abstract = "Background: Autologous hematopoietic stem cell transplant (aHSCT) is an efficacious treatment for newly diagnosed multiple myeloma patients. However, as rapid advances have resulted in other highly efficacious and less intensive therapies, the role of aHSCT has been questioned. Methods: We utilized population-based data to identify 13 494 newly diagnosed patients younger than age 80 years between 1998 and 2012. Patient characteristics of aHSCT and non-aHSCT groups were balanced using inverse probability weighting of a propensity score predicting aHSCT use. Multivariable models adjusted for baseline comorbidities, demographics, and socioeconomic status estimated the adjusted hazard ratio (aHR) and 95{\%} confidence intervals (CIs) of death. Results: Twenty point eight percent (2807) of patients underwent aHSCT, and this rate increased over time from 15.4{\%} in 1998-2002 to 23.9{\%} in 2008-2012. aHSCT was utilized among 37.6{\%} and 11.5{\%} of patients younger than age 60 years and 60 to 79 years, respectively. The median time to aHSCT was 9.4 months, and 89{\%} of all aHSCTs occurred within two years of diagnosis. The median overall survival from time of aHSCT was 72.9 months (95{\%} confidence interval [CI] = 68 to 78). Autologous HSCT at any time was associated with improved survival (aHR = 0.83, 95{\%} CI = 0.75 to 0.92). Among aHSCT recipients, transplant more than 12 months after diagnosis (vs ≤12 months) was associated with worse survival (aHR = 1.33, 95{\%} CI = 1.16 to 1.51). The positive effect of aHSCT on overall survival was similar across study time periods and age groups. Conclusion: In the era of highly efficacious induction therapies, aHSCT remained infrequently used but continued to be associated with improved survival for multiple myeloma patients and should be considered for newly diagnosed patients.",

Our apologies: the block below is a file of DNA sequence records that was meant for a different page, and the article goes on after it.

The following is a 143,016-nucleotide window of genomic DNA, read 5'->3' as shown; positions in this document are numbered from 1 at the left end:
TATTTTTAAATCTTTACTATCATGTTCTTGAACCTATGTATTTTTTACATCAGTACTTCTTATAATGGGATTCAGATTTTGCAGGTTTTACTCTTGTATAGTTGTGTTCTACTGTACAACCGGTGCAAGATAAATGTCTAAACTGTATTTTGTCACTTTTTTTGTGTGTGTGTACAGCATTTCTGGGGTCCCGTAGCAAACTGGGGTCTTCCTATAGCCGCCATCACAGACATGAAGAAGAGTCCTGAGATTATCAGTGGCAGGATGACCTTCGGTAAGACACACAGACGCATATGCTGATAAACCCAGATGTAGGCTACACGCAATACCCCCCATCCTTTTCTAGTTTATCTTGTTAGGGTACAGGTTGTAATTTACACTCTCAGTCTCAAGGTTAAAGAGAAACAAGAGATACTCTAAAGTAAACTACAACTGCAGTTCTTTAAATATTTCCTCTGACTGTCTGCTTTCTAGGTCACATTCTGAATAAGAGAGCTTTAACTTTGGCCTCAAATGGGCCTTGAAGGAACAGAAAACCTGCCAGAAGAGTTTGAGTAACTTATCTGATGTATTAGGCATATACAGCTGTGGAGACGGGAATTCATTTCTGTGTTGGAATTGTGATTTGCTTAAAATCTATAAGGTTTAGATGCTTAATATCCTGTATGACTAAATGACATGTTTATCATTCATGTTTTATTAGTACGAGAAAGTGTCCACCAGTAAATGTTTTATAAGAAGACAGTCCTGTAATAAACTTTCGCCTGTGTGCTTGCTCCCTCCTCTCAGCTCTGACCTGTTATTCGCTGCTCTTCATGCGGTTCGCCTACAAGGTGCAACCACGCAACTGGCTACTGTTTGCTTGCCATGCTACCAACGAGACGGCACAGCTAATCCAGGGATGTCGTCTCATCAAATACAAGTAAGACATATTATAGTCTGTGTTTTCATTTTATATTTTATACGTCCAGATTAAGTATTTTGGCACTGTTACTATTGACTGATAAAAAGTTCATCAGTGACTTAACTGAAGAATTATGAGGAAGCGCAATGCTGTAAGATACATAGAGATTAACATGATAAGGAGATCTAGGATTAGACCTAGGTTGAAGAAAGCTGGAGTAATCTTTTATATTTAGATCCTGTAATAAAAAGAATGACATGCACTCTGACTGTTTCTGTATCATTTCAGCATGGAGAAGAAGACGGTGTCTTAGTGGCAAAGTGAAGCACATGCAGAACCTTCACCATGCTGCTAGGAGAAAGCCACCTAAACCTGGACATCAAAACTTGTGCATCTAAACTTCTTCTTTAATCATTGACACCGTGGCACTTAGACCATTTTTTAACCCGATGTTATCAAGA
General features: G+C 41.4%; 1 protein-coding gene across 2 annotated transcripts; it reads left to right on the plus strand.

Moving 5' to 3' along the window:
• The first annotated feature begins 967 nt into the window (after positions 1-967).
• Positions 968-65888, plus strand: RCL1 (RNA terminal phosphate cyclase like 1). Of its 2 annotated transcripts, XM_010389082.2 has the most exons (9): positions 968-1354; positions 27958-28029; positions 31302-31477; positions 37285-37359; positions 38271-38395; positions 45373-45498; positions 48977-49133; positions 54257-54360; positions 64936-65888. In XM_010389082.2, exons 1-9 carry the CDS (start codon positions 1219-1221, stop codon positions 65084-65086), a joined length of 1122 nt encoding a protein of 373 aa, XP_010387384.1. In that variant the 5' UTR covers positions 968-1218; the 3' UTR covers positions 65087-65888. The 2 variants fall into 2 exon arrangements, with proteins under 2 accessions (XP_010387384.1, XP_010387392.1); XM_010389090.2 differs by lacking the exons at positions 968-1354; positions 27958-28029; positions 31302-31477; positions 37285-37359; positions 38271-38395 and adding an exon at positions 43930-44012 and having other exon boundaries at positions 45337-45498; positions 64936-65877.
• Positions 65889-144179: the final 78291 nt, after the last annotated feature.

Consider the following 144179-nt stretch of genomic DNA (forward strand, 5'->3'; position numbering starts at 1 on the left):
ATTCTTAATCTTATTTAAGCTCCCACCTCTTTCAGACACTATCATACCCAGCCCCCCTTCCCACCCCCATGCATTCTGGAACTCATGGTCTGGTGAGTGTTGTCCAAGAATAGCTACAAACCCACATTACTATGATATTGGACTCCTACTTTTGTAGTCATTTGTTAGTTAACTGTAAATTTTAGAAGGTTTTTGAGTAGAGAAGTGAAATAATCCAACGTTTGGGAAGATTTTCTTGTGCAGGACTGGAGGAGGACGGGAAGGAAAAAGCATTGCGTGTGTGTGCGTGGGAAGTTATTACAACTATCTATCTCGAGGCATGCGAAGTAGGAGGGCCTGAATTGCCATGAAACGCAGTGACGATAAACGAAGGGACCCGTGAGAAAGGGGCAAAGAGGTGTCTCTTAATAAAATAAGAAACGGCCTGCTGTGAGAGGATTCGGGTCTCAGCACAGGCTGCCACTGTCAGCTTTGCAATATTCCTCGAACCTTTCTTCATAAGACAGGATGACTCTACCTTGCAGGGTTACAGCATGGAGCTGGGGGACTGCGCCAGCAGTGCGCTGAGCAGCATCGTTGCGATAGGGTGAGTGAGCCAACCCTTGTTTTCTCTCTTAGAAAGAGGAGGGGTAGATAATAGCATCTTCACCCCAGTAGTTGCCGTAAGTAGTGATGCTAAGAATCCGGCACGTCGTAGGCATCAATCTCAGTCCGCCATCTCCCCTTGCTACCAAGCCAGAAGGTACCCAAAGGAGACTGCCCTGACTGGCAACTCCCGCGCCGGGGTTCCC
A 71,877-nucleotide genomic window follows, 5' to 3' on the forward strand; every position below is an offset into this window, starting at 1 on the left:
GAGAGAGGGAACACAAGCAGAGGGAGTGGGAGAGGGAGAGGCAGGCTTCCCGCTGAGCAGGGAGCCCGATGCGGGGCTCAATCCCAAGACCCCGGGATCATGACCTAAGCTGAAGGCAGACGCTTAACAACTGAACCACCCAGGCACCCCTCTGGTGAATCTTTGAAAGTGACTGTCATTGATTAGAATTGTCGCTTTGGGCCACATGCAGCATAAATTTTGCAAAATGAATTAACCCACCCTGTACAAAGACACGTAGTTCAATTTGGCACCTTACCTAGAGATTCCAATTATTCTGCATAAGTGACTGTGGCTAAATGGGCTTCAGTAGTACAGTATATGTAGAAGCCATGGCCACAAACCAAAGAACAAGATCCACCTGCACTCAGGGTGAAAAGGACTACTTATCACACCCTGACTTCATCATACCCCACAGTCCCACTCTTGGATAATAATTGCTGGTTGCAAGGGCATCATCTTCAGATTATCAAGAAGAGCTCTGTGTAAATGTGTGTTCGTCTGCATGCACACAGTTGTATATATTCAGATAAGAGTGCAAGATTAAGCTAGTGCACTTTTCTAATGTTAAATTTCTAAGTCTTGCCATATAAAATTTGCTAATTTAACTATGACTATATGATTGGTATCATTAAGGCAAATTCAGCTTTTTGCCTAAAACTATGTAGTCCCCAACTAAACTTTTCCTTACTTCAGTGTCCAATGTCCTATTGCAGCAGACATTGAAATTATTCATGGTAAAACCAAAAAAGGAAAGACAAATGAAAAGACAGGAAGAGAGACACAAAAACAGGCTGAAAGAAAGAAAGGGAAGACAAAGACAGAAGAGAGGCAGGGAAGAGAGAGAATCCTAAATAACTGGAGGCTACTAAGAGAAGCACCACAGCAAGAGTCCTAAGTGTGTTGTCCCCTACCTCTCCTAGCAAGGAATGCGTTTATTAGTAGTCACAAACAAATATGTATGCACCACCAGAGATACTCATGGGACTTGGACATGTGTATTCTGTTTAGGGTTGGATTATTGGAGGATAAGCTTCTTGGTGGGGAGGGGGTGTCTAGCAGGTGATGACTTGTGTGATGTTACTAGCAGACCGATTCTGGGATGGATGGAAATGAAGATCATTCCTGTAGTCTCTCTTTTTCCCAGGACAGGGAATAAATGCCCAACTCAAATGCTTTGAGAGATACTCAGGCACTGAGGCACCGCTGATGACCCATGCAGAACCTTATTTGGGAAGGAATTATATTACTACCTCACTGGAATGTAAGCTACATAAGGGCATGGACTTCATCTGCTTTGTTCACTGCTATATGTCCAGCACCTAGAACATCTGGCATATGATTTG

author = "Aaron Rosenberg and Ann Brunson and Brian Jonas and Keegan, {Theresa H} and Theodore Wun",
year = "2019",
month = "1",
day = "1",
doi = "10.1093/jnci/djy073",
language = "English (US)",
volume = "111",
pages = "78--85",
journal = "Journal of the National Cancer Institute",
issn = "0027-8874",
publisher = "Oxford University Press",
number = "1",

}

TY - JOUR

T1 - Association Between Autologous Stem Cell Transplant and Survival Among Californians With Multiple Myeloma

AU - Rosenberg, Aaron

AU - Brunson, Ann

AU - Jonas, Brian

AU - Keegan, Theresa H

AU - Wun, Theodore

PY - 2019/1/1

Y1 - 2019/1/1